The original equipment used to drive the drill was in this case retained and re-used to drive the pump, hence the building around the base of the tower. This structure was often quite open (the pump operated largely unattended), the roof was usually there but there were often large openings in the sides and ends. If considering modelling a rocking beam pump, with the associated drill tower, the sketch below shows the basic features you should include. I have drawn this to represent a smaller example and have shown a figure to give a sense of scale.

A, B and C are drive shafts used for winding various cables during the drilling, they were sometimes simply left attached to the structure as shown (the shafts of B and C are run between the derrick legs). The drive wheels of these three should all be aligned with the second drive pulley on the engine (one each side of the engine crank), they could then be belted up and used as required.

Fig ___ Arrangement of parts

Sketch of a brine pump tower and parts

Not all salt works pumps had the derrick type towers, some used more conventional pumps in a pump house, in some cases an older wooden tower type pump was demolished and replaced with a more modern pump in a pump house. The derrick is a more interesting thing to have as a model, but a pump house is a lot easier to make. A typical pump house would be about twenty feet long and fifteen feet wide with a large door or doors for access. They were often quite tall for a 'hut', with side walls perhaps ten feet high. The sketch below is based on the surviving pump house in Droitwich.

Fig ___ Brine Pump House

Sketch of a brine Pump House

This building houses both the pump and its associated motor used to supply the local Spa (you could get away with something slightly smaller for a salt works). This building currently houses an electric pump motor, for an oil, gas or heat engine you need to add a chimney (this can be a simple 'stove pipe' tube type).

The brine pumped from the well is first placed in a large holding tank, the sketch below is based on the tank at the Lion salt works in Northwich, the figure gives a sense of the scale. The tank at the Murgatroyd works in Middlewich was a similar size but sat on a taller base (about fifteen feet high) and had the company name painted on the side visible to passers by.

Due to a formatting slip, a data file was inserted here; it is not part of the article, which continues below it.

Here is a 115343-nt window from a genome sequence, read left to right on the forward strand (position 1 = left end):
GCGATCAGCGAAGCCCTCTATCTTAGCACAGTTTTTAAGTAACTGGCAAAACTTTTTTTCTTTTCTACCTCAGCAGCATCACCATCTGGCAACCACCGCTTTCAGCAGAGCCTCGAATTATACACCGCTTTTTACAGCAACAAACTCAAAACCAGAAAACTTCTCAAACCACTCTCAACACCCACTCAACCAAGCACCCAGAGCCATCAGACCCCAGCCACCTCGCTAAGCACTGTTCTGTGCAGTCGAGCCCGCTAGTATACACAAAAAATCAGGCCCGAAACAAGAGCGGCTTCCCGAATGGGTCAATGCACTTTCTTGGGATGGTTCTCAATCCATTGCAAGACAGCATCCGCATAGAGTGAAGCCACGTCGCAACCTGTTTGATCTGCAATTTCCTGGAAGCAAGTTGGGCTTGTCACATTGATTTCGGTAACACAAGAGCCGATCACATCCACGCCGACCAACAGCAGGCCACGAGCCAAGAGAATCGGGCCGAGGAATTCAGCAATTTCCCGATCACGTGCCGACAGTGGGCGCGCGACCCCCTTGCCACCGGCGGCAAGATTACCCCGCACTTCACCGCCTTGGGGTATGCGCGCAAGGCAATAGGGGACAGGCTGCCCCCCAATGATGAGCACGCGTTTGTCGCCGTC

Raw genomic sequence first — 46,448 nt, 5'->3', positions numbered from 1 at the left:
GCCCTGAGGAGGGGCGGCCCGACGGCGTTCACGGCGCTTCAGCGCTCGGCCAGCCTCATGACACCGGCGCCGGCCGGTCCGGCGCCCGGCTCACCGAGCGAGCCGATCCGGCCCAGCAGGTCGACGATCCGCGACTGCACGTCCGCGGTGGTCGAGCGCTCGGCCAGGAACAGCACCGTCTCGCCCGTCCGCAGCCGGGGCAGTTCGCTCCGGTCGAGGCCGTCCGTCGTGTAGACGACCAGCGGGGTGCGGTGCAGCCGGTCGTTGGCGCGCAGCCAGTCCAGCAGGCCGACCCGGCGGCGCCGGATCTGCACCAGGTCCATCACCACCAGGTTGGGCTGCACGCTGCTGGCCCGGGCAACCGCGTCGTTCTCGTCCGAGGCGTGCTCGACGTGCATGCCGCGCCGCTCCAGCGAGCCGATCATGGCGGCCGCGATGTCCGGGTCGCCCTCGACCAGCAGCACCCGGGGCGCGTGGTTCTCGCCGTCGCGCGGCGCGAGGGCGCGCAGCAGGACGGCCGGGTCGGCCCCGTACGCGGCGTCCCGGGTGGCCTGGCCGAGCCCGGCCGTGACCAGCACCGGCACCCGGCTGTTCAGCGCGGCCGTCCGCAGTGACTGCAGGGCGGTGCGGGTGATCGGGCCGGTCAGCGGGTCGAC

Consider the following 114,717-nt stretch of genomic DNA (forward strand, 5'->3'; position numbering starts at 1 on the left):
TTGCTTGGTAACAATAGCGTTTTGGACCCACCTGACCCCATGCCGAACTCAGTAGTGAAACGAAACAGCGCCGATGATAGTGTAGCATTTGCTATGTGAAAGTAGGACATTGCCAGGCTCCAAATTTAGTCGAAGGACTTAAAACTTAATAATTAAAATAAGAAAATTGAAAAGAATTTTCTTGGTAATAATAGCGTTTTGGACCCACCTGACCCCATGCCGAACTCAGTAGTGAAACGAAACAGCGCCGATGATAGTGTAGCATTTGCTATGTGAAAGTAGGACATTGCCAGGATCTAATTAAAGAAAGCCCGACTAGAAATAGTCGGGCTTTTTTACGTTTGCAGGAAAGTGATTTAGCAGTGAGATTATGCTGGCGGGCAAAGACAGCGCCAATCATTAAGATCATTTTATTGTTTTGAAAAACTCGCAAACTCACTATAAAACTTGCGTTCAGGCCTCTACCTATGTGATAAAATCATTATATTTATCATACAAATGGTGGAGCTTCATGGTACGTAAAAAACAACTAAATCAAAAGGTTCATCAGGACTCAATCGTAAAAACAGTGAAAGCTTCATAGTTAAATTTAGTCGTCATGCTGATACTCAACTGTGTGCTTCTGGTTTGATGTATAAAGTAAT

Fig ___ Brine tank

Sketch of a brine tank

Pipes take the brine from the tank to smaller tanks where the impurities are removed by precipitation. The soda ash and milk of lime (used to precipitate the impurities) would leave some white staining in areas where they were handled, but salt dissolves so do not go overboard on the stains.

The brine is then passed to the evaporators, either heated open pans or heated sealed vacuum chambers (which need less heat). Here most of the water is driven off, industrial users would be content with this damp salt but for food use it was further dried in ovens. Chimneys were therefore a characteristic feature of salt works.

The basic salt works would have storage tanks for the brine, buildings for the evaporating pans or chambers, buildings housing the drying stoves, warehouses for the salt and a small office building.

A typical salt works consisted of a series of large but low single storey buildings with a shallow pitched roof and a number of not very tall chimneys. These buildings housed the shallow salt pans to one side, with the fire boxes beneath. The opposite side was where the salt, recovered from the pans, was dumped ready to be dried and bagged or formed into blocks. Industrial grade salt was just shovelled into open wagons for delivery to chemicals companies, soap factories and glass works.

Fig ___ Cross section salt pan building

Sketch of cross section salt pan building

There were usually a couple of two or three storey smaller buildings on the site, presumably housing the bagging stores and offices. A boiler house would be needed for the brine pumps and (at works built or rebuilt after 1905) for the vacuum pumps at the works.

For a model railway layout the best option would presumably be to model the large, low roofed buildings against the backscene with the taller buildings to one or both ends and the siding(s) running across the front. The chimneys seem to have been generally placed at the outer wall, however by placing them on the roof as shown below they are out of the way and will not cast a shadow on the backscene. Many of the salt works were extensive, quite a few had an associated chemical plant on site, the example sketched below is about as small as you can get away with for a layout (about eighteen inches long in N, three feet or so in OO).

Fig ___ Example salt works plan for a model railway layout

Sketch of example salt works plan

Note the roof ventilators on the building containing the salt pans and drying ovens, there were often a number of openings in the walls under the eaves as well. Assuming an 'open pan' system is in use you can add the fire holes under the brine tanks to the outer wall (as suggested on the sketch). These were often tucked under the eaves of the roof as shown in the cross section above, the sketch below is based on a photo from the 1930s.

Fig ___ Feeding the salt pan fires

Sketch of man feeding the salt pan fires